Booni Hargens, writing in the Jakarta Post, argues Indonesia does not have an historic sense of democracy and concern for the welfare of ordinary people because its elite stands apart from the lives of citizens. “There is still no democratic imagination among our elites. Democratic imagination refers to a set of capabilities to imagine the essence of basic principles like the common good, justice, deliberation and equality.” He believes leadership of his nation lacks vision and courage to fight for democracy in a country in which religious fundamentalists too frequently dominate the debate and stifle forces of independence. Hargens argues three factors will determine success in Indonesia-a free market, a civil society based on democratic principles and changes by the elite to become more active in the democratic process.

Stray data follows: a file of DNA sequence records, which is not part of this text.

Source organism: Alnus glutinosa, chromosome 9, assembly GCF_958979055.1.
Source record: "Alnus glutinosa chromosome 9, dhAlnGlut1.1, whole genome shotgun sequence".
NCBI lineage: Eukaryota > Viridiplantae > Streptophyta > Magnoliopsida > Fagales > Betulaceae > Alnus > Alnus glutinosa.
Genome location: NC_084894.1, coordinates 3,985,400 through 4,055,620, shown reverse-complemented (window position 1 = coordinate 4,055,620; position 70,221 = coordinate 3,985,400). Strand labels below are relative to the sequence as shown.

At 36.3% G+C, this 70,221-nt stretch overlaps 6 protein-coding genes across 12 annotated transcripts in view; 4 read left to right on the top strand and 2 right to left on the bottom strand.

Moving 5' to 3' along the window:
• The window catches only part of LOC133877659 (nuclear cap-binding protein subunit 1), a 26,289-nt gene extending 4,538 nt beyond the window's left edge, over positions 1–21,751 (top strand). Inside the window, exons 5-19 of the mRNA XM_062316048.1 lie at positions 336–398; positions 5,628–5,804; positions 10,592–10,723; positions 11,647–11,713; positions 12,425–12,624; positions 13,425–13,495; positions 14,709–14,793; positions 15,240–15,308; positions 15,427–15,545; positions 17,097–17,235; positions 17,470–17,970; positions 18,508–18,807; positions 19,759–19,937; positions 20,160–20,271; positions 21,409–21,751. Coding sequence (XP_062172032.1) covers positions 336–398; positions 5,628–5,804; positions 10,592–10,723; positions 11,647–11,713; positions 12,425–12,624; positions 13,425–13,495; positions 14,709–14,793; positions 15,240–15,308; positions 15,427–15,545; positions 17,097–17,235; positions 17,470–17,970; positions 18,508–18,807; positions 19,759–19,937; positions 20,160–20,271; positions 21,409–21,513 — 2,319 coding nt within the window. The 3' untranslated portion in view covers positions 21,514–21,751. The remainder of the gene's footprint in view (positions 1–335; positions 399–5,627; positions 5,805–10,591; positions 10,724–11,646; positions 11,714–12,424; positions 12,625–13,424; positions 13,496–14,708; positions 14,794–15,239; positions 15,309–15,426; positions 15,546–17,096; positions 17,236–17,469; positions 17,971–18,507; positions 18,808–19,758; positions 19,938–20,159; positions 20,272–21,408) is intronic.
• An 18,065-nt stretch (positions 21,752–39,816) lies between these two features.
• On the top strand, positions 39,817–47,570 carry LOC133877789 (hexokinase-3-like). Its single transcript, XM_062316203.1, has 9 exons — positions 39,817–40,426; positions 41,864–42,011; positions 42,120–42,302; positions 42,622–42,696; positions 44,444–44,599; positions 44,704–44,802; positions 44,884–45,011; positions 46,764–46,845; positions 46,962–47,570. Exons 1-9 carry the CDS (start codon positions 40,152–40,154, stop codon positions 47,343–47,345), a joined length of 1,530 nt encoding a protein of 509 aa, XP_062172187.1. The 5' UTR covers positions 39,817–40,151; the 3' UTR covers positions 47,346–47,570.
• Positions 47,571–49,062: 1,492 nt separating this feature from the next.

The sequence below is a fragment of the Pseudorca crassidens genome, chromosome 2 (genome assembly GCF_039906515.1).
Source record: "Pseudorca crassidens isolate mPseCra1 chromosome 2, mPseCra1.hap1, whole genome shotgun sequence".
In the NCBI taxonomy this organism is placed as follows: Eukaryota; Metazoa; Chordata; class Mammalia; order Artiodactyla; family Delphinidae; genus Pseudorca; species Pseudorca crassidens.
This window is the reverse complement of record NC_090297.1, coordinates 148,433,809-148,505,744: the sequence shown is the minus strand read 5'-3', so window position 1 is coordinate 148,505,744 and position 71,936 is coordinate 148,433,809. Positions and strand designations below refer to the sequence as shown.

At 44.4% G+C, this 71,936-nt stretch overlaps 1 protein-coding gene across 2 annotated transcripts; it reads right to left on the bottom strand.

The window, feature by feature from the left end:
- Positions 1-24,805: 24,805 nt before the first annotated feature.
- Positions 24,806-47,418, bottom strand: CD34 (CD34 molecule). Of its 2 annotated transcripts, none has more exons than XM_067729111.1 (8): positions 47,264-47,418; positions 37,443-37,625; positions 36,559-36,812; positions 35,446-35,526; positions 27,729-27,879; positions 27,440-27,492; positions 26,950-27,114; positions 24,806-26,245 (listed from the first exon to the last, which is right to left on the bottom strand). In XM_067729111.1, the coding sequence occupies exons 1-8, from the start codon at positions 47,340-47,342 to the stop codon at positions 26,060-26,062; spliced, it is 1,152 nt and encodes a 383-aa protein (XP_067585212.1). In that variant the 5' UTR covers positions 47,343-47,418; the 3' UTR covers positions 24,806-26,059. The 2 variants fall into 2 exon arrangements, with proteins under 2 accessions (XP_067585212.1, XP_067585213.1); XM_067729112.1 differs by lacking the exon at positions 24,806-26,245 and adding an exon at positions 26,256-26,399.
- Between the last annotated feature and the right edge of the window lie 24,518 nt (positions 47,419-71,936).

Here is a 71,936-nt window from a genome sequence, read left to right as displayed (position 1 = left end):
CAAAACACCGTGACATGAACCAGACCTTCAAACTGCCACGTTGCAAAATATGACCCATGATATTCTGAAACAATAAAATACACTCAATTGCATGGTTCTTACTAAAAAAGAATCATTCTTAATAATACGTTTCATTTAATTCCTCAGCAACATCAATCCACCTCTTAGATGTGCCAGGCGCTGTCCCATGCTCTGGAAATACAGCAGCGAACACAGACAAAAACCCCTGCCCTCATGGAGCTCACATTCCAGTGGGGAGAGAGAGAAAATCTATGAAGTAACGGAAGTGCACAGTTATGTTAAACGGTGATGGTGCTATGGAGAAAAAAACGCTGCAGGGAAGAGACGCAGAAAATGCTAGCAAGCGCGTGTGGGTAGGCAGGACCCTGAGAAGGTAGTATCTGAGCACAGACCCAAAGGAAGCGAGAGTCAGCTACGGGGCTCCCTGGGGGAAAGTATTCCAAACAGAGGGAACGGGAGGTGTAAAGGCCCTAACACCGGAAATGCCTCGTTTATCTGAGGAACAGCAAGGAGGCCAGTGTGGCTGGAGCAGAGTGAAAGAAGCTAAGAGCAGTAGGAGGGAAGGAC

There is no question Indonesia is less impacted by militant violent Islamic forces than other Muslim nations such as Pakistan. Indonesia contains Christian groups who have freedom of religion, but even this is under attack from Muslim fundamentalists. Hargens is correct in calling for greater participation in government by moderate Muslim leaders who all too often allow fundamentalists to take the stage of claiming to speak for all Indonesians.